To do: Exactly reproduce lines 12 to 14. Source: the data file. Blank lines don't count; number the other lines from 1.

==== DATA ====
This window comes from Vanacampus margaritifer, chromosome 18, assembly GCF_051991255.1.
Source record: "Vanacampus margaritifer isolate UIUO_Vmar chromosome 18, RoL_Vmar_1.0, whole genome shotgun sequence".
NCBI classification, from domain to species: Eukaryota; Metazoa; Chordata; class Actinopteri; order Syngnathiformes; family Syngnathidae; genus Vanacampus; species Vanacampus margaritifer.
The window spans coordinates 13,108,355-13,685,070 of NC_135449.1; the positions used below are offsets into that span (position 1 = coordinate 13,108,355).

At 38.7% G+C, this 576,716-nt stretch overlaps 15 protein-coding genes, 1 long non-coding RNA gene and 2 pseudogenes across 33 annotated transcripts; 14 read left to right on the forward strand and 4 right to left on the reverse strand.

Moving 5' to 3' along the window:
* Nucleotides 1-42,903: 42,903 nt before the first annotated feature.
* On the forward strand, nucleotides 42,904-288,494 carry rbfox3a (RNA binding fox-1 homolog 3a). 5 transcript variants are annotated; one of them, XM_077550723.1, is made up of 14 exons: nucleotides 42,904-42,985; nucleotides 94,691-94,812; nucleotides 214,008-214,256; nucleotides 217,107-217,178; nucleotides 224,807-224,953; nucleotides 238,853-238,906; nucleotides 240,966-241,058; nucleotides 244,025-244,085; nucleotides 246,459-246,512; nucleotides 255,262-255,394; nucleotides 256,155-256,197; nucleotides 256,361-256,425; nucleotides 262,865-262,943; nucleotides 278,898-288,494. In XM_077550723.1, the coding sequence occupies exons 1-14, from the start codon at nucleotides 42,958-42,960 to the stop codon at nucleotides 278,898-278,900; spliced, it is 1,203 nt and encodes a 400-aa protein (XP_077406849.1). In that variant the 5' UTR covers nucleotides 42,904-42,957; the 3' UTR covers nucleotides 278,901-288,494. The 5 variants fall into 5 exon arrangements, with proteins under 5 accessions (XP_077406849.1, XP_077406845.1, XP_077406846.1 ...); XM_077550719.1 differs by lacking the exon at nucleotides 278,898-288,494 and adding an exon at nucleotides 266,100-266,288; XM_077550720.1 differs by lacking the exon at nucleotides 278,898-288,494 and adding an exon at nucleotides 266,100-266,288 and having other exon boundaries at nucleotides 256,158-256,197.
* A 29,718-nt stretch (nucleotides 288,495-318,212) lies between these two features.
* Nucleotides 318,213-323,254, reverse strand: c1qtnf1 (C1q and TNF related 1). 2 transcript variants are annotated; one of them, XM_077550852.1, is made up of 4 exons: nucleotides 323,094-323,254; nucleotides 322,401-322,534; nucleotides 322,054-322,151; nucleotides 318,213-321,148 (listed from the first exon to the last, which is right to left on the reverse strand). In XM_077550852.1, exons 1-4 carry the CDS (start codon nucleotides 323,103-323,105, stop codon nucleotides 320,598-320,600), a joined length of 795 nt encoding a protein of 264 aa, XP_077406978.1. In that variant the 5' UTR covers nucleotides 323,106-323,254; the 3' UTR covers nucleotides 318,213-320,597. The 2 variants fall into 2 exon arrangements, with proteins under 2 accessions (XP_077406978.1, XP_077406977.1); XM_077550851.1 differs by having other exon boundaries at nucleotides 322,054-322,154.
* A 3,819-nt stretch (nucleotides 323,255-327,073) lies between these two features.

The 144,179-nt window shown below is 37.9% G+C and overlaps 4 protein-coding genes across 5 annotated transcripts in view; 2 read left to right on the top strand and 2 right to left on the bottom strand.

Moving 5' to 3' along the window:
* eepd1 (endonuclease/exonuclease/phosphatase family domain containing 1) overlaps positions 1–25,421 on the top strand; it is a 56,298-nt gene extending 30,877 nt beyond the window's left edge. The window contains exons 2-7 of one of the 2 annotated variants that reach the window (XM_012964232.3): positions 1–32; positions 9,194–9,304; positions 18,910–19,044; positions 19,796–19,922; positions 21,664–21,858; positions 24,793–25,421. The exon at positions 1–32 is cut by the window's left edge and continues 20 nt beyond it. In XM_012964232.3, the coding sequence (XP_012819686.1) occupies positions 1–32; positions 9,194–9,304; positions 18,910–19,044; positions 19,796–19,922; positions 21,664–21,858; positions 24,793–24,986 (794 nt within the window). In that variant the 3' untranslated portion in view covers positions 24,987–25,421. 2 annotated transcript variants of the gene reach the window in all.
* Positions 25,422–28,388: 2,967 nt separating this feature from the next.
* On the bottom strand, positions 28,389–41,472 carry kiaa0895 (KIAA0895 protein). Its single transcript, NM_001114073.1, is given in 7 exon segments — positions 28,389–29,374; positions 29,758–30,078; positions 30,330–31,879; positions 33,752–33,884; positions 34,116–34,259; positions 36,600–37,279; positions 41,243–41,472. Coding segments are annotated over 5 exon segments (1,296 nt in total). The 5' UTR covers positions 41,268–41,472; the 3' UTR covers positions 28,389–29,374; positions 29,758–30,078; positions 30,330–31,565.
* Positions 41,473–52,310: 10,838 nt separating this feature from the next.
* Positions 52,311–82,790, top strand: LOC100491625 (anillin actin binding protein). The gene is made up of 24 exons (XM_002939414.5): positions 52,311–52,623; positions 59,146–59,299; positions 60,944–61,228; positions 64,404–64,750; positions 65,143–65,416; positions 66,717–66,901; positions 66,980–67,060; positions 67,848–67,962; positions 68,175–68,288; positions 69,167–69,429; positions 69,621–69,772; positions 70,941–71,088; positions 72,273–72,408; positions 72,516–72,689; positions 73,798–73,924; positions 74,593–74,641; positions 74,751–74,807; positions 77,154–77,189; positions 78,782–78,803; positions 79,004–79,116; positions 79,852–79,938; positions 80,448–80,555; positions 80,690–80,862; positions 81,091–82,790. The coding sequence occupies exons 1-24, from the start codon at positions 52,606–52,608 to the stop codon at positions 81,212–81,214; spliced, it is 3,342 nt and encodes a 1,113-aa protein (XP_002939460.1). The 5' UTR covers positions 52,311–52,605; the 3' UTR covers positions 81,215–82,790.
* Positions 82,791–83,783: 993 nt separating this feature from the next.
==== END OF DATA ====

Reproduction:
The 144,179-nt window shown below is 37.9% G+C and overlaps 4 protein-coding genes across 5 annotated transcripts in view; 2 read left to right on the top strand and 2 right to left on the bottom strand.

Moving 5' to 3' along the window:
* eepd1 (endonuclease/exonuclease/phosphatase family domain containing 1) overlaps positions 1–25,421 on the top strand; it is a 56,298-nt gene extending 30,877 nt beyond the window's left edge. The window contains exons 2-7 of one of the 2 annotated variants that reach the window (XM_012964232.3): positions 1–32; positions 9,194–9,304; positions 18,910–19,044; positions 19,796–19,922; positions 21,664–21,858; positions 24,793–25,421. The exon at positions 1–32 is cut by the window's left edge and continues 20 nt beyond it. In XM_012964232.3, the coding sequence (XP_012819686.1) occupies positions 1–32; positions 9,194–9,304; positions 18,910–19,044; positions 19,796–19,922; positions 21,664–21,858; positions 24,793–24,986 (794 nt within the window). In that variant the 3' untranslated portion in view covers positions 24,987–25,421. 2 annotated transcript variants of the gene reach the window in all.